Wine of the Week: Mas del Périé “You Fuck My Wine?!” Jurançon Noir

Are you looking for a fantastic red to compliment your favorite summertime fare? Check out this cheerful Biodynamic wine from French artisan winemaker Fabien Jouves in South West France. It’s made from 100% Jurançon Noir, a grape that was once a staple of Cahors (AOC rules now mandate Cahors be Malbec-based). Jouves seeks to bring this forgotten grape into the spotlight with the obscenely-named “You Fuck My Wine?!”, a title which conveys how the winemaker feels about these AOC rules.

Medium bodied with plenty of spice, fruit, juicy acidity, and freshness, this easygoing red is rustic enough to stand up to summertime fare such as barbecue, but will also be delightful on your Thanksgiving table in the fall. Farming and production on this wine goes beyond organic, with Biodynamic farming in the vineyard and minimal intervention in the winery. At $20 per bottle and extremely limited availability, you’ll want to pick up at least a few of these.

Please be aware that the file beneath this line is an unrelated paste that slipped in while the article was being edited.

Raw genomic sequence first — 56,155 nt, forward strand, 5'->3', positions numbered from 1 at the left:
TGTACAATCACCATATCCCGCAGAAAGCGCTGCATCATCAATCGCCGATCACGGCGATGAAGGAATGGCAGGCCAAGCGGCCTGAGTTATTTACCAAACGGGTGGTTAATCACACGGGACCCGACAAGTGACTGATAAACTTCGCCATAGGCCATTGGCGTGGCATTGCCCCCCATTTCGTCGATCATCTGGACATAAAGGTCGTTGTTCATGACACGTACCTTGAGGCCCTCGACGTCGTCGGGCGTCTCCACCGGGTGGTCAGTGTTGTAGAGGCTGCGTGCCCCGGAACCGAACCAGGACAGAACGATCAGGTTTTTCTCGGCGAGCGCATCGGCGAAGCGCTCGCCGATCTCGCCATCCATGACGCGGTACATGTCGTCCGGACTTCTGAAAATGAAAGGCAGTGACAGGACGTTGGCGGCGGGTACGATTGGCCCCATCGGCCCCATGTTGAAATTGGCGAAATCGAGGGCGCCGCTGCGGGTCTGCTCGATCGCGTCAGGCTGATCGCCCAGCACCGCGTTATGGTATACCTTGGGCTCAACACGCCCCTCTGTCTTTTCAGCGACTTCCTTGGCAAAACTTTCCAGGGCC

Blend: 100% Jurançon Noir
Region: France>Southwestern France>Cahors
Vineyard: Biodynamically farmed. 1100′ elevation. Hillside vineyard with soils composed of red clay and limestone.
Tasting Notes: A fresh, vibrant, and medium bodied red wine that is an homage to the roots of Cahors. Up until 1992, Jurançon Noir was permitted in Cahors AOC, but that is no longer the case. Jouves explains the name of the wine as a question: “It is a question because I don’t understand why the people of AOC Cahors destroy this beautiful grape.”
Food Pairing: Anything off the grill – pork chops, tri tip, salmon, carne asada, burgers, tofu, vegetables, you name it.
Production Notes: Hand-harvested and fermented with indigenous yeasts for 10 days. Aged for six months in neutral barrels and bottled without fining or filtration. Minimal SO2 added at bottling.
Winemaker: Fabien Jouves
Bio: Fabien Jouves is a young winemaker in Cahors who began converting his family’s estate to Biodymanic farming in 2004. He initially intended to study medicine, but instead went on to study viticulture and oenology as his parents were struggling with the family vineyard. He now farms all 22 hectares of the family’s estate.